This is similar to how we can use other verbs in English. In such cases, the subject of the verb is also the object.

    The system is going to scale, and someone or something is going to scale the system. People have to recognize that the system needs to scale, and then people scale the system. Obviously, the system cannot recognize that it needs to scale itself. However, this is how we can express the idea: "When a system needs to scale, very different types of problems need to be solved."

    The magazine is selling very well.

    Someone sells the magazine, but we can say it this way.

    A few more copies are printing now.

    Someone is using a printing machine to print the copies, but we can say it this way, as well.

    Here are a couple more examples.

    The water spilled. < Someone spilled the water by accident.

    The door opened. < Maybe, the wind caused the door to open.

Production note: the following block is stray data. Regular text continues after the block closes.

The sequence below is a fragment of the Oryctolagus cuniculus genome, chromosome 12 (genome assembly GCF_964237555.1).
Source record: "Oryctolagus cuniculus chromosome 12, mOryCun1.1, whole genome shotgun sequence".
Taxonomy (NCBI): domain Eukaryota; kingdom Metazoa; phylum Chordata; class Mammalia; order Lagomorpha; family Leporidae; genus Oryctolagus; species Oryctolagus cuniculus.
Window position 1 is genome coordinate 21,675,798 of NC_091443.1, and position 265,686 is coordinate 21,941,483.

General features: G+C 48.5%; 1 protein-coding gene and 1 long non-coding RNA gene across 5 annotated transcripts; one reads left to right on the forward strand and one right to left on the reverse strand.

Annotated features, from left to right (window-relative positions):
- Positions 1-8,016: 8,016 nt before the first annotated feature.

Here is some information about "middle voice".

    middle voice - Wiktionary

    middle voice (uncountable)
    1. A voice that is neither active nor passive, because the subject of the verb cannot be categorized as either agent or patient, having elements of both.
    Usage notes
    • English has no morphological middle voice category, but does have lexical middle verbs and syntactic middle voice constructions.
    lexical middle voice: The window broke.
    • Example 3 may be considered lexical middle voice because it is a feature of the lexical meaning of the verb to break. Not all verbs can be used this way, e.g., The ball kicked cannot mean that the ball is the undergoer of the act of kicking.
    Here is a relevant discussion about this at English Only - WordReference.

    Active, MIDDLE, passive voices